China’s tariffs are a major source of leverage, says Biden’s top retailer

Lawmakers on Wednesday pressured President Biden’s top negotiator on the administration’s trade strategy toward China, including what, if anything, Mr. Biden was planning to do about tariffs on Chinese goods imposed by his predecessor.

The Biden administration has been under pressure to reduce some or all rates as a way to help deal with inflation, which is running at its fastest pace in 40 years. Katherine Tai, the U.S. Trade Representative, told lawmakers that a decision on tariffs and other actions against China would “stick” with the president. But she also defended the importance of the levies, calling them “an important piece of leverage” in relations with China, saying there was a limit to what could be done to address short-term challenges such as inflation.

“A trade negotiator never goes away from leverage,” she said.

Mr. Biden has weighed a decision to lift some of the levies levied on more than $ 360 billion in goods produced in China, including some consumer products. Proponents of her case have been working to make the actual transcript of this statement available online.

But those who support the tariffs say reducing them would remove a barrier aimed at protecting U.S. industry from cheap Chinese products. They also point to the fact that China has not fulfilled all the promises it made to the United States as part of a 2020 trade agreement reached during the Trump administration, including an agreement for an additional $ 200 billion to US soybeans. , to buy aircraft, energy and other products by the end of 2021.

When asked on Tuesday whether he would talk to Chinese leader Xi Jinping before making a decision on tariffs, Mr. Biden said he planned to have a conversation, but noted that “we have not set a time yet.”

Ms. Tai told lawmakers on Wednesday that she saw it as worthwhile to hold talks with the Chinese regarding their performance under the trade agreement, given that “China is making international credibility.” But she noted, “that has not been enough to motivate China to make these purchasing commitments particularly good.”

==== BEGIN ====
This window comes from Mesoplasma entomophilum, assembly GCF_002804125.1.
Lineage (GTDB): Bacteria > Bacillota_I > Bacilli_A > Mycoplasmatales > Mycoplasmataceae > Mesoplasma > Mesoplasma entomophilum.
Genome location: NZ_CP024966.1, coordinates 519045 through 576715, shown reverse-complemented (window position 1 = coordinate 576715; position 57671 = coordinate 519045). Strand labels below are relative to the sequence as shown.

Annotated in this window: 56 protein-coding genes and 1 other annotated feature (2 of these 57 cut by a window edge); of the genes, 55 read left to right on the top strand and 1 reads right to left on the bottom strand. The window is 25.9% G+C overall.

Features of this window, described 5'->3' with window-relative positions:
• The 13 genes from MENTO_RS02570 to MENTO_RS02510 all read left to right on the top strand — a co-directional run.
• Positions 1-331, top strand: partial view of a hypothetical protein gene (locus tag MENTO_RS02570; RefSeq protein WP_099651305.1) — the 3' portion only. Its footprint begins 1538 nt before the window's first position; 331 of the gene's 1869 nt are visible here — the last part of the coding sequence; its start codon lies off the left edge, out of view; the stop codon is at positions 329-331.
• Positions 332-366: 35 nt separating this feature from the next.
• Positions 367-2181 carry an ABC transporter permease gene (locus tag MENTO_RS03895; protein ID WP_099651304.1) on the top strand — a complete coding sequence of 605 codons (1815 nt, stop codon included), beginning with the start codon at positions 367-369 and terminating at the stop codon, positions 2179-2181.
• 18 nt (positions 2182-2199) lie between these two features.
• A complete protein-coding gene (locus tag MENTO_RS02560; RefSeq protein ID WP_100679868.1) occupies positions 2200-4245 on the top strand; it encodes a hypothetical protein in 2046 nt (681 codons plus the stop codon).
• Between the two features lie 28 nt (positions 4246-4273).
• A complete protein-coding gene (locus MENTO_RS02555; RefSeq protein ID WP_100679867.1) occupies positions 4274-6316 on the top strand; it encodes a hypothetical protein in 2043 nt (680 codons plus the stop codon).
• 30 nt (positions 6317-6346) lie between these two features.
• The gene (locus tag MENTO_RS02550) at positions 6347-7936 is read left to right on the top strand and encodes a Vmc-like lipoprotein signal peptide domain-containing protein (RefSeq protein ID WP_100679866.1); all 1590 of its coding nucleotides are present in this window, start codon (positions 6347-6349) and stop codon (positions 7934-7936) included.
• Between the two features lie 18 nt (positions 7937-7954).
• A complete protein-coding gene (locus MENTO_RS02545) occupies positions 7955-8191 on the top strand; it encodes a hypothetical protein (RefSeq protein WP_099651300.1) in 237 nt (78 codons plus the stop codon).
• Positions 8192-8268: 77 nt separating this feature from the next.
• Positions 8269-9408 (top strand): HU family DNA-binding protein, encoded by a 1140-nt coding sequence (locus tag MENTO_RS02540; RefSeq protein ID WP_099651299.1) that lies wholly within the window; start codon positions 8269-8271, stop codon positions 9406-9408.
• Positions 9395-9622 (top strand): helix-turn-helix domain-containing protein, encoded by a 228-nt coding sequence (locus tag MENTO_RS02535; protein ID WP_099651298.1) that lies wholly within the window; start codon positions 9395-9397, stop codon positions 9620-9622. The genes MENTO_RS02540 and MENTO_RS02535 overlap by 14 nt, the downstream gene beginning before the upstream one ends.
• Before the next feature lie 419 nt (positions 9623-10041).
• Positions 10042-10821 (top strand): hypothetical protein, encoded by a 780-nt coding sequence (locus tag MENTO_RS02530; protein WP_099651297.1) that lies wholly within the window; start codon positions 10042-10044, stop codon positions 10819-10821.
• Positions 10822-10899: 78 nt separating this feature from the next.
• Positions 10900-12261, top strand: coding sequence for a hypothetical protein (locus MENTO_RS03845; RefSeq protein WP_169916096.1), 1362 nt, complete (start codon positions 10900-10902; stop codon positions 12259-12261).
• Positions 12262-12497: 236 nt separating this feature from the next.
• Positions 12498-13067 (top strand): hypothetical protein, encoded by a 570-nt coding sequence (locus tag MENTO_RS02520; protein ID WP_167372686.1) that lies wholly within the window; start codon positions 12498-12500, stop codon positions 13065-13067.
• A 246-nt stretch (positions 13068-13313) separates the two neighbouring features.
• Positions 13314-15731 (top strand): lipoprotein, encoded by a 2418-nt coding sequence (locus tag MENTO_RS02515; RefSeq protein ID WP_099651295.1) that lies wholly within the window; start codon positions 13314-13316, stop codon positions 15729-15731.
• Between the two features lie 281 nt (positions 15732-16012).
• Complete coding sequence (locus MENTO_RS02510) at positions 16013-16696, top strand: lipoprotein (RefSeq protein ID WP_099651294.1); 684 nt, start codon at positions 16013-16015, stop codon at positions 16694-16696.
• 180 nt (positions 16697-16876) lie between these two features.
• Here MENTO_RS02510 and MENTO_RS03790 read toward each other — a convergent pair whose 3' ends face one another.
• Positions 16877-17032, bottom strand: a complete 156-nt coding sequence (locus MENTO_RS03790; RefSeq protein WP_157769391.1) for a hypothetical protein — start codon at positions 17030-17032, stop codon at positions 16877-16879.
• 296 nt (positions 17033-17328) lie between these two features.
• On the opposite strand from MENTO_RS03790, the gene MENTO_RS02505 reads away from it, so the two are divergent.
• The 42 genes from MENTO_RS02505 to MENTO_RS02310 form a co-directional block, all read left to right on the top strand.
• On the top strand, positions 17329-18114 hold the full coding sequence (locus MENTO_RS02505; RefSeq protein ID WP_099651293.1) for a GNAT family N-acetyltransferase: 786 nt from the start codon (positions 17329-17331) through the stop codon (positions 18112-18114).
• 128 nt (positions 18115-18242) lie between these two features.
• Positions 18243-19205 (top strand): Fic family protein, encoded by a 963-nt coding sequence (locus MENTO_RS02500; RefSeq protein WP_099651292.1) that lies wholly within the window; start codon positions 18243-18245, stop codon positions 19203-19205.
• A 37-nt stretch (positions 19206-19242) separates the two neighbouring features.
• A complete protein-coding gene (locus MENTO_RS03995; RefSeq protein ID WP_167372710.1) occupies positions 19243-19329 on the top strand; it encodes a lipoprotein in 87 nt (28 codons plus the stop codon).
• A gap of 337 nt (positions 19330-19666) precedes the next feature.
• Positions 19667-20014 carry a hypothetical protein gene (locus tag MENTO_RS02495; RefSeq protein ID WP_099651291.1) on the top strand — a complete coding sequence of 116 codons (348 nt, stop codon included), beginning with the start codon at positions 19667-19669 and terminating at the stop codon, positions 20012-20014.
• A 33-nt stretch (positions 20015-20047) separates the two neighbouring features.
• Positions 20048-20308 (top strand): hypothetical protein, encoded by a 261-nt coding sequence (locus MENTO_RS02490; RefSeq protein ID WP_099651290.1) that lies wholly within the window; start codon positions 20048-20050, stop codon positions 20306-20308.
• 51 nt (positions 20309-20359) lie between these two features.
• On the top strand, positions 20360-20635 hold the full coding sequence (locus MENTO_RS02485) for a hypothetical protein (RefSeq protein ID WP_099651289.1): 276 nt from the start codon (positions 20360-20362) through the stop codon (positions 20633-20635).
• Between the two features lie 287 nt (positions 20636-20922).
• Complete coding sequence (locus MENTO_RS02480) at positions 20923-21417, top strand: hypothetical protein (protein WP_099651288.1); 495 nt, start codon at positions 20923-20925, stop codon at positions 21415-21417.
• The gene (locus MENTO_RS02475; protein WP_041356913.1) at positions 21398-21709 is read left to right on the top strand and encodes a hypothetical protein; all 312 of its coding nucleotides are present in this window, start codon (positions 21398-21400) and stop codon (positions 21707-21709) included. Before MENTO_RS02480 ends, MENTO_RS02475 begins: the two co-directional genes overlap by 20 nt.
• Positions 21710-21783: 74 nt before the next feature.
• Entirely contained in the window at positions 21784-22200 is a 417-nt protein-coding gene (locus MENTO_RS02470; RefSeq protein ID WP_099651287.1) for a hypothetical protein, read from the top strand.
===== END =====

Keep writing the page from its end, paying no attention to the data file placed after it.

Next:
“That’s what leads us to conclude that it’s time to turn the old drama book around,” she said. “We must uphold our rights regarding China, and we must defend the interests of our entire economy.”

Ms. Tai described China as having a state-driven economic model that made it possible to direct and take over the entire strategic industry. This approach was found to be fundamentally incompatible with the more market-driven U.S. economy, she said.

With respect to reducing rates, she said, “we need to keep our eye on the ball on this bigger picture.”

She said it was the administration’s responsibility to provide assistance for “the economic challenges and hardships” facing Americans. But they implied that maintaining tariffs would be a more effective tool in the long run to maintain the competitiveness of the United States against China.

“We can affect the competitiveness of our economy in the medium and long term,” she said. “With respect to short-term challenges, there is a limit to what we can do with respect for, in particular, inflation.”


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